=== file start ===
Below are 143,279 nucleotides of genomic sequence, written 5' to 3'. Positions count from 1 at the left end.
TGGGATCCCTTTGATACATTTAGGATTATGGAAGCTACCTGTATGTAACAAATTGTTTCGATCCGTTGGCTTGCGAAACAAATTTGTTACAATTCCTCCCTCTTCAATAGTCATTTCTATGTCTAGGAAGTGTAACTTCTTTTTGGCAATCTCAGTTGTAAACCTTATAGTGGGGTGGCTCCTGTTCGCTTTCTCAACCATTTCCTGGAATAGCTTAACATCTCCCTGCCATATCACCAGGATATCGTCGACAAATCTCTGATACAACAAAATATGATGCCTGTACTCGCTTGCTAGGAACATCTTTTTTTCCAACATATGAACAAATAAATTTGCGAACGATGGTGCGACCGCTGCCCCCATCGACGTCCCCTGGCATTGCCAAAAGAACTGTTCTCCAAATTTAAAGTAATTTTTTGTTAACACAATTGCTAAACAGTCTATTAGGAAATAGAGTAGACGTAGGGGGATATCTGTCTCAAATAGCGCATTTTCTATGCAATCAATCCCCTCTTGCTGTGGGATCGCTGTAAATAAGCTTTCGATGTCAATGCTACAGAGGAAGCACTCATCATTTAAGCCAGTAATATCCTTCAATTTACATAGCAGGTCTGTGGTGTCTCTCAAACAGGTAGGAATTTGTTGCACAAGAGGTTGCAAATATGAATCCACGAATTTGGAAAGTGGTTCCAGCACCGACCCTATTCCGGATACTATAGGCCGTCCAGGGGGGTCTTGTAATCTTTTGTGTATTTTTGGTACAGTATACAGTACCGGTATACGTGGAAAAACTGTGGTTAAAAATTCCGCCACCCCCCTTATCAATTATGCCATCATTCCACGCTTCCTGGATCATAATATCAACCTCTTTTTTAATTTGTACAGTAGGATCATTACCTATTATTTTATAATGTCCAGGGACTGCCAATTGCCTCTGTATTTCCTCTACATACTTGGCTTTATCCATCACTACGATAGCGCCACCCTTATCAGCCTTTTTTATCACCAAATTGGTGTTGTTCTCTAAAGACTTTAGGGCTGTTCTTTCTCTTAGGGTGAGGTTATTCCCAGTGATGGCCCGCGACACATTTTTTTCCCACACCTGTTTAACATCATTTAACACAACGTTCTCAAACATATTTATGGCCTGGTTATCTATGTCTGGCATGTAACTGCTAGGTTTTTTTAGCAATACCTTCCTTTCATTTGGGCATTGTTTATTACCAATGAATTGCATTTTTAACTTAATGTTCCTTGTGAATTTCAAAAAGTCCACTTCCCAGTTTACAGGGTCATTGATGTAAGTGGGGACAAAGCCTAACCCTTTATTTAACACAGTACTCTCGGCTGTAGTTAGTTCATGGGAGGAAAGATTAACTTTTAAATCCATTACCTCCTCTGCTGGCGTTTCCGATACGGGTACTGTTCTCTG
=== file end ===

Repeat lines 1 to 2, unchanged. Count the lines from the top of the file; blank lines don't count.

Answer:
Below are 143,279 nucleotides of genomic sequence, written 5' to 3'. Positions count from 1 at the left end.
TGGGATCCCTTTGATACATTTAGGATTATGGAAGCTACCTGTATGTAACAAATTGTTTCGATCCGTTGGCTTGCGAAACAAATTTGTTACAATTCCTCCCTCTTCAATAGTCATTTCTATGTCTAGGAAGTGTAACTTCTTTTTGGCAATCTCAGTTGTAAACCTTATAGTGGGGTGGCTCCTGTTCGCTTTCTCAACCATTTCCTGGAATAGCTTAACATCTCCCTGCCATATCACCAGGATATCGTCGACAAATCTCTGATACAACAAAATATGATGCCTGTACTCGCTTGCTAGGAACATCTTTTTTTCCAACATATGAACAAATAAATTTGCGAACGATGGTGCGACCGCTGCCCCCATCGACGTCCCCTGGCATTGCCAAAAGAACTGTTCTCCAAATTTAAAGTAATTTTTTGTTAACACAATTGCTAAACAGTCTATTAGGAAATAGAGTAGACGTAGGGGGATATCTGTCTCAAATAGCGCATTTTCTATGCAATCAATCCCCTCTTGCTGTGGGATCGCTGTAAATAAGCTTTCGATGTCAATGCTACAGAGGAAGCACTCATCATTTAAGCCAGTAATATCCTTCAATTTACATAGCAGGTCTGTGGTGTCTCTCAAACAGGTAGGAATTTGTTGCACAAGAGGTTGCAAATATGAATCCACGAATTTGGAAAGTGGTTCCAGCACCGACCCTATTCCGGATACTATAGGCCGTCCAGGGGGGTCTTGTAATCTTTTGTGTATTTTTGGTACAGTATACAGTACCGGTATACGTGGAAAAACTGTGGTTAAAAATTCCGCCACCCCCCTTATCAATTATGCCATCATTCCACGCTTCCTGGATCATAATATCAACCTCTTTTTTAATTTGTACAGTAGGATCATTACCTATTATTTTATAATGTCCAGGGACTGCCAATTGCCTCTGTATTTCCTCTACATACTTGGCTTTATCCATCACTACGATAGCGCCACCCTTATCAGCCTTTTTTATCACCAAATTGGTGTTGTTCTCTAAAGACTTTAGGGCTGTTCTTTCTCTTAGGGTGAGGTTATTCCCAGTGATGGCCCGCGACACATTTTTTTCCCACACCTGTTTAACATCATTTAACACAACGTTCTCAAACATATTTATGGCCTGGTTATCTATGTCTGGCATGTAACTGCTAGGTTTTTTTAGCAATACCTTCCTTTCATTTGGGCATTGTTTATTACCAATGAATTGCATTTTTAACTTAATGTTCCTTGTGAATTTCAAAAAGTCCACTTCCCAGTTTACAGGGTCATTGATGTAAGTGGGGACAAAGCCTAACCCTTTATTTAACACAGTACTCTCGGCTGTAGTTAGTTCATGGGAGGAAAGATTAACTTTTAAATCCATTACCTCCTCTGCTGGCGTTTCCGATACGGGTACTGTTCTCTG